Friday, June 14, 2013

Top Carrot

Today as we drove through Simpson Bay, we decided to have lunch at Top Carrot, listed as one of the best vegetarian restaurants on the island. We were definitely not disappointed as they served up some truly fabulous food and pretty exotic drinks such as non-alcoholic cranberry mojito juice.

Thursday, June 13, 2013

Orient Beach

Though a world away from Ostseebad Binz, I felt much the same as I pushed the stroller over the boundary stones into continental blithe. The white sand reaching deep in time, from freckles on the beach in Skanör to the transcendental fiction of Heiligendamm but also further yet to the very real bliss of being a parent on St Martin in the Caribbean.

Ever since I was twelve and played the computer game “Pirates” with Gabriel have I known the names of these islands. It is strange to actually be here and to have traded Korea for its very anti-thesis in terms of real breakfast bread, clear ocean winds and unsweetened yogurt. Even if a lot of exams remain to be marked and I plan to work all of July, this is still vacation in its purest form.

Thursday, June 06, 2013

Leaving Asia

If only for the summer, it is finally time to head out over the blue Pacific and leave Seoul behind.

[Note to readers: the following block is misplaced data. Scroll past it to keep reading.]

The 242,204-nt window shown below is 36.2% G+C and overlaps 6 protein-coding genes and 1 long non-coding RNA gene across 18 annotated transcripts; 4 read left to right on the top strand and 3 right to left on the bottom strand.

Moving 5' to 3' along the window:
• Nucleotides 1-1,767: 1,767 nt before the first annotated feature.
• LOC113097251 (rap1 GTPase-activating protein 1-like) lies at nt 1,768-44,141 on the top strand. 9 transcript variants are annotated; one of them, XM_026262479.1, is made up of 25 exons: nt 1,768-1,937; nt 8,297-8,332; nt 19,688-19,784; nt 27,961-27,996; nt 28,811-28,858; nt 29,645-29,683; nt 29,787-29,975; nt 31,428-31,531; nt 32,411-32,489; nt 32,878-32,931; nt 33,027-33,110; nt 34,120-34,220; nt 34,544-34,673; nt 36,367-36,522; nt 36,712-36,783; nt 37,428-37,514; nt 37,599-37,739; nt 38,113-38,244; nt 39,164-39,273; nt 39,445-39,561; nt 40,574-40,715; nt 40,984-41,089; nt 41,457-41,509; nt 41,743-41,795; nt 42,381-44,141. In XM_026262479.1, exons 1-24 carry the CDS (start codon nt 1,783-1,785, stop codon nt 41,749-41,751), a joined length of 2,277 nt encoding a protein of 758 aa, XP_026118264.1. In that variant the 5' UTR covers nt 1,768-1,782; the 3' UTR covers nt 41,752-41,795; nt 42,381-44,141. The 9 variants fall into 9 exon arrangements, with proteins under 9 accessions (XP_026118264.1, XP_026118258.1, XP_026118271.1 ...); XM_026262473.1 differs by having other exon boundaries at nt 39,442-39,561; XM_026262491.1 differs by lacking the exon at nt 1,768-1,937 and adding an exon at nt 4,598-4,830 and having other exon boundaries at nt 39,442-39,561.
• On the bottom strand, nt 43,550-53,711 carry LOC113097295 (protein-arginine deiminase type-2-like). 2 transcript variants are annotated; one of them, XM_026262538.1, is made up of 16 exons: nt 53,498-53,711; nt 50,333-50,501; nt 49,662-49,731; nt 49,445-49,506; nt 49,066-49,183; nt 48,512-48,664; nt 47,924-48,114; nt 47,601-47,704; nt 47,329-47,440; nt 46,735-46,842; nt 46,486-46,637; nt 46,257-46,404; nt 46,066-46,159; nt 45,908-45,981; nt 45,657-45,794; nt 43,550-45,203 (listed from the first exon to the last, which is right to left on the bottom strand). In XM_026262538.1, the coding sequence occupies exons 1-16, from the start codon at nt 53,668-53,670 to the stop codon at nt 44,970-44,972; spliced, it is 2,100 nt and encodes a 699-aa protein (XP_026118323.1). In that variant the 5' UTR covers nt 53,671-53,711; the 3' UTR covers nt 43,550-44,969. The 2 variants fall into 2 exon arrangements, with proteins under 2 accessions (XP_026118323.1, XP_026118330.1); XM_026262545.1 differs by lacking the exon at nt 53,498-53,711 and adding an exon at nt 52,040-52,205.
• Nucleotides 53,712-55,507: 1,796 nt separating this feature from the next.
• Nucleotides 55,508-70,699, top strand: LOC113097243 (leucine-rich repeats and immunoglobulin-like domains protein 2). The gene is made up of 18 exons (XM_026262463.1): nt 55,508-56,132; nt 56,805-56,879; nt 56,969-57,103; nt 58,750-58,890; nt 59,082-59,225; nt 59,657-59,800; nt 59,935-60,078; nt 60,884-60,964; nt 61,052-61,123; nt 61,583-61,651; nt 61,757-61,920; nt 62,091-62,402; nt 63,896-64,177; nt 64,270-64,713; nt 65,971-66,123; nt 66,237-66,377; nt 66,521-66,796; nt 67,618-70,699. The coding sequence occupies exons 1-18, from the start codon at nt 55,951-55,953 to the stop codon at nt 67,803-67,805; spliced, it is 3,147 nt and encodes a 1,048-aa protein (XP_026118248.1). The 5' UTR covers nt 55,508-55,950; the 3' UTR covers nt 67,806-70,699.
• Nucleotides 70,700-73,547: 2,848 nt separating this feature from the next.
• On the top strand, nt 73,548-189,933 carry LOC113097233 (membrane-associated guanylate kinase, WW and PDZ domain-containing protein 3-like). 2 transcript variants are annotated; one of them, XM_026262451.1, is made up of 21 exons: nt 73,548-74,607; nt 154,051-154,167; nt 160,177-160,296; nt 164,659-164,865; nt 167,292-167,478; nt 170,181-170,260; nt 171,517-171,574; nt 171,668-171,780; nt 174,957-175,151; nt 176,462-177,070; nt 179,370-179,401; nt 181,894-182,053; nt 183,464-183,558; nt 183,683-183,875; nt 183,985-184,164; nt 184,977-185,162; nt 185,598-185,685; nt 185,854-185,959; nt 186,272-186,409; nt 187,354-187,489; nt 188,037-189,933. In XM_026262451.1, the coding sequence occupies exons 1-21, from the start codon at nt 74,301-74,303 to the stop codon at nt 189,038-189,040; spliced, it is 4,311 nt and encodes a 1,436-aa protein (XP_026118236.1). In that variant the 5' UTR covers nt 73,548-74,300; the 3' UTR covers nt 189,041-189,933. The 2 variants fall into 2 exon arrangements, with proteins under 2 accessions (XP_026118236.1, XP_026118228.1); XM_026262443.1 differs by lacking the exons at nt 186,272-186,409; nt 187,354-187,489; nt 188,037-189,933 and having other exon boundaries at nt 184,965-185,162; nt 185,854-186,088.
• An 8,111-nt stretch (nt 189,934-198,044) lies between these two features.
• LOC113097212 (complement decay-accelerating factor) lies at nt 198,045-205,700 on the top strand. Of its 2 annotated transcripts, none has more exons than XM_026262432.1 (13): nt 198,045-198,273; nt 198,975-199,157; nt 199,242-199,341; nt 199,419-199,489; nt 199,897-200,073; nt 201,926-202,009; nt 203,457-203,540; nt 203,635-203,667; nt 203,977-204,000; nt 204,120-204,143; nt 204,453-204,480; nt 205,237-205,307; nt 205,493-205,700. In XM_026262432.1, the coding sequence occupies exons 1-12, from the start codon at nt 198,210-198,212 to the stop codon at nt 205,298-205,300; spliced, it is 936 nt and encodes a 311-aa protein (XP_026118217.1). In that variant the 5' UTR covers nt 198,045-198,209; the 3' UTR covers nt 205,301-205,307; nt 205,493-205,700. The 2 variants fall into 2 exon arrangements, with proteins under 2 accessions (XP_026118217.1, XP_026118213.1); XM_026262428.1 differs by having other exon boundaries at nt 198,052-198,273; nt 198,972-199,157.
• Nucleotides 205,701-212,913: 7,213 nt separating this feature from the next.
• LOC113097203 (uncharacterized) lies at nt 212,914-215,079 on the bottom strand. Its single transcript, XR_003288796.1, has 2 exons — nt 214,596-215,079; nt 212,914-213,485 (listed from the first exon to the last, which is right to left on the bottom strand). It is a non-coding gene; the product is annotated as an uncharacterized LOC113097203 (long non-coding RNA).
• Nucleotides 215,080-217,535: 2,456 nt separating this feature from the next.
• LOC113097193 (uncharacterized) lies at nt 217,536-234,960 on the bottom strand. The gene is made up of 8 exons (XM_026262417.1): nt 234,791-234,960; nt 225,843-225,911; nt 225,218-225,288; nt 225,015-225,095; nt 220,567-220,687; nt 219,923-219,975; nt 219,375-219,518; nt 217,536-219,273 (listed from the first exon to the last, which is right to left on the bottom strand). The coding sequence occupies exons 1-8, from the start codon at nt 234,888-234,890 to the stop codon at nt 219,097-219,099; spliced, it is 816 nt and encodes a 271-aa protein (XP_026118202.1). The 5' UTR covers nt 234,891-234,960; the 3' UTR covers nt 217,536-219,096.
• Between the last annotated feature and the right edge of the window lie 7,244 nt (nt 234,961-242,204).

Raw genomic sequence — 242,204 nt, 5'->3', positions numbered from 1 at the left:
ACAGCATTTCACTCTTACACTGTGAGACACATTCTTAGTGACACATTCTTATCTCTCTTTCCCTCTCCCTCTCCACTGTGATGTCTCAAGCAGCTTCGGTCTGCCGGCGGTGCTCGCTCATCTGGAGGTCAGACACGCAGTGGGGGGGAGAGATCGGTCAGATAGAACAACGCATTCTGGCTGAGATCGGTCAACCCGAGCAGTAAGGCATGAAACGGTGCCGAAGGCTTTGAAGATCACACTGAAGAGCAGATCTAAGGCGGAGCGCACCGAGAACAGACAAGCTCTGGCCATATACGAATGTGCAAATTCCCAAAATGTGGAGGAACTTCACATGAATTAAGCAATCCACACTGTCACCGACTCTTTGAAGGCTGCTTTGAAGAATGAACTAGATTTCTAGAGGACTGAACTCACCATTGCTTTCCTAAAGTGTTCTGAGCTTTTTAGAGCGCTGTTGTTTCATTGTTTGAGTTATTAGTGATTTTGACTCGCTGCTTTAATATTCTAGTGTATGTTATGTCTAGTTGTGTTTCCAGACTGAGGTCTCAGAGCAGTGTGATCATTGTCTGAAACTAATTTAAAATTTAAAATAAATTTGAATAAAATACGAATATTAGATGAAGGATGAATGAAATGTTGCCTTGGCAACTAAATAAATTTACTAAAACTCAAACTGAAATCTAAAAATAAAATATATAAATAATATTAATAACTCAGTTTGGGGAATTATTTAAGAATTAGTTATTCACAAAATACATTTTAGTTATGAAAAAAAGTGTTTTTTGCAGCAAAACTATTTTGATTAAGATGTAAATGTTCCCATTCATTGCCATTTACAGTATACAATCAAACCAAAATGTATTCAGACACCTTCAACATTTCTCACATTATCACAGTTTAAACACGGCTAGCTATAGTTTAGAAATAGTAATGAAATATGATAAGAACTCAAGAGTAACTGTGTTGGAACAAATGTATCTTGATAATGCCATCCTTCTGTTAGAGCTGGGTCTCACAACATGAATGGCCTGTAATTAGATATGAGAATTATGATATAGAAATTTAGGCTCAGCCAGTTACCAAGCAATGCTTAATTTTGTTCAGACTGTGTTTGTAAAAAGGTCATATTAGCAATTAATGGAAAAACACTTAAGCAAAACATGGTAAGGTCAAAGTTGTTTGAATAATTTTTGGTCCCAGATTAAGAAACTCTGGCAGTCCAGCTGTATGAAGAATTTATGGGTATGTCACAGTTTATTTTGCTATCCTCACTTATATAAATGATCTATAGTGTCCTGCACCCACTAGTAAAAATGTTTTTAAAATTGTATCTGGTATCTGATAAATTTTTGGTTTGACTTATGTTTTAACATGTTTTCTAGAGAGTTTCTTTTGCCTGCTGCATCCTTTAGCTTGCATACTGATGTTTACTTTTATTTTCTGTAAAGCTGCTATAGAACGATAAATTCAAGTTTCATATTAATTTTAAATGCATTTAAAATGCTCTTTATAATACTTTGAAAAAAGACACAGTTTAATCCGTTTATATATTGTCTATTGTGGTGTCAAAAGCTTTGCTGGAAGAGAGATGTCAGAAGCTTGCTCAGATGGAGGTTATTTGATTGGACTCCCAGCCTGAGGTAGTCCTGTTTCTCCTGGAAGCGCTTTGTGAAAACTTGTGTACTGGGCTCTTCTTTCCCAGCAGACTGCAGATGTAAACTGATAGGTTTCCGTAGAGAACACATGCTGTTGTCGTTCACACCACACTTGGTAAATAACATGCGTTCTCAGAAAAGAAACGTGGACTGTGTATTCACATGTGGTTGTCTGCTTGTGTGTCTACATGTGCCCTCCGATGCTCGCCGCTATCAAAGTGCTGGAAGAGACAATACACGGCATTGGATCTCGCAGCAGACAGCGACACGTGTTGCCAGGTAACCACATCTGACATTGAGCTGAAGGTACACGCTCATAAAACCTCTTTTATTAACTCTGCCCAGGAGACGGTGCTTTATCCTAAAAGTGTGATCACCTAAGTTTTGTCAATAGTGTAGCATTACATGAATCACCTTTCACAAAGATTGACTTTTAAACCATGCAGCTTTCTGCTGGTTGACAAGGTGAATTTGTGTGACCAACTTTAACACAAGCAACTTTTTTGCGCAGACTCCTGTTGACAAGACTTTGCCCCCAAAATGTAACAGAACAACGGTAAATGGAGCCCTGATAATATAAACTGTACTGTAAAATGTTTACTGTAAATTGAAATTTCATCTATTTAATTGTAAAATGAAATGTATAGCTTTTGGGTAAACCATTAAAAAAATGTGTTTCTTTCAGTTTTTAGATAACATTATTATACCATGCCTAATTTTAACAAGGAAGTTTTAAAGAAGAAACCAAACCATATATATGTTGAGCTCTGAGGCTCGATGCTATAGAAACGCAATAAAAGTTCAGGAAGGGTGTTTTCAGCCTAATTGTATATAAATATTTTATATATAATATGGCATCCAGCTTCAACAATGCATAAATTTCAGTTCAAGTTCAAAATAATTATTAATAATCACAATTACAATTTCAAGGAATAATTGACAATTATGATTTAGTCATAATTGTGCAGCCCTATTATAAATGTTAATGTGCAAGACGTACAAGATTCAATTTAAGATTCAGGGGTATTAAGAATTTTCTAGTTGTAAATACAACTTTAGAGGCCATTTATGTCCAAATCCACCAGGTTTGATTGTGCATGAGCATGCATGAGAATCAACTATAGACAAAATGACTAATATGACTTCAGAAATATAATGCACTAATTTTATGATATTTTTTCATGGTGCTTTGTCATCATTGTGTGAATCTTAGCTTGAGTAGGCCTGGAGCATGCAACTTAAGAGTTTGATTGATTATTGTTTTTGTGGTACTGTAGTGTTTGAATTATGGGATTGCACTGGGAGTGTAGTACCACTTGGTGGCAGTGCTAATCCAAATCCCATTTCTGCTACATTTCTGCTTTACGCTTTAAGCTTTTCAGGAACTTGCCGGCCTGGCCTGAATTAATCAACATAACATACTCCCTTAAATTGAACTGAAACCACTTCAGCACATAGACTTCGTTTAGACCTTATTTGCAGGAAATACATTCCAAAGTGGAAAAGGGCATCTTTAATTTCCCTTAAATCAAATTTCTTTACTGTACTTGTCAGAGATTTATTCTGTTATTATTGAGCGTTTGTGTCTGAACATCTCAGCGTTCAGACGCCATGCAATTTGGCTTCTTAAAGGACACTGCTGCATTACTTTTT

It has been a gruelling spring in so many ways, first the imminent war threats and now week after week under the pollution haze with temperatures climbing up to 30 degrees, mould in the air conditioning system and Eddie waking up every morning crying, presumably from the same sore throats that Anna and I have been suffering from.  Under such conditions, one first of all feels very fortunate in that we do have a choice, that unlike billions of other people in Asia this summer, we can simply leave. Then, one is again reminded of the inadequacies of what we call “environmental politics”; how rich countries only look for feel-good solutions for their own population rather than accepting the kind of forward-looking global responsibility that is so urgently needed.

Solar power currently provides 0.02% of the Chinese energy supply. After massive CDM-investments, wind stands at a meagre 0.7%. Coal, gas and oil together make up 92% while nuclear and hydro power account for the remaining 7.3%. Such numbers alone should be enough to persuade any sensible person that the current climate strategy has failed and that real progress depends on that we quickly develop breakthrough energy technologies capable of changing how energy is produced. Unfortunately, environmentalists still hold on to the same unhelpful idea of making dirty energy relatively more expensive rather than making clean energy absolutely cheaper.